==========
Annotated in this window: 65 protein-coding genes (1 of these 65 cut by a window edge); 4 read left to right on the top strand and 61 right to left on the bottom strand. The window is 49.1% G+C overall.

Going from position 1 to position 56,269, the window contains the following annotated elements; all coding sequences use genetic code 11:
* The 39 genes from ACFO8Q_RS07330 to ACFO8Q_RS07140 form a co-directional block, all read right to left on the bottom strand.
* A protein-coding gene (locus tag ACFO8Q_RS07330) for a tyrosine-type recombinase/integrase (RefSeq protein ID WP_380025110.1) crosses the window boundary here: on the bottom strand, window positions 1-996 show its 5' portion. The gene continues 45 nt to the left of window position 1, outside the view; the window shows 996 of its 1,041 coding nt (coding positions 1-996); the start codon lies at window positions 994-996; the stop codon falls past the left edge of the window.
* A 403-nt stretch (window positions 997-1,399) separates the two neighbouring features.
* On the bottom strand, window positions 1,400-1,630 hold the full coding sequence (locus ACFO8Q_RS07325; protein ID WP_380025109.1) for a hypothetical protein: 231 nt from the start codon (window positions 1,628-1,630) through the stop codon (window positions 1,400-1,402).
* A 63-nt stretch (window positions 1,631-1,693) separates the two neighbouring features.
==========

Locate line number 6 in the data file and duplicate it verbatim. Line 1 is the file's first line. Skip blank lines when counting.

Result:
* On the bottom strand, window positions 1,400-1,630 hold the full coding sequence (locus ACFO8Q_RS07325; protein ID WP_380025109.1) for a hypothetical protein: 231 nt from the start codon (window positions 1,628-1,630) through the stop codon (window positions 1,400-1,402).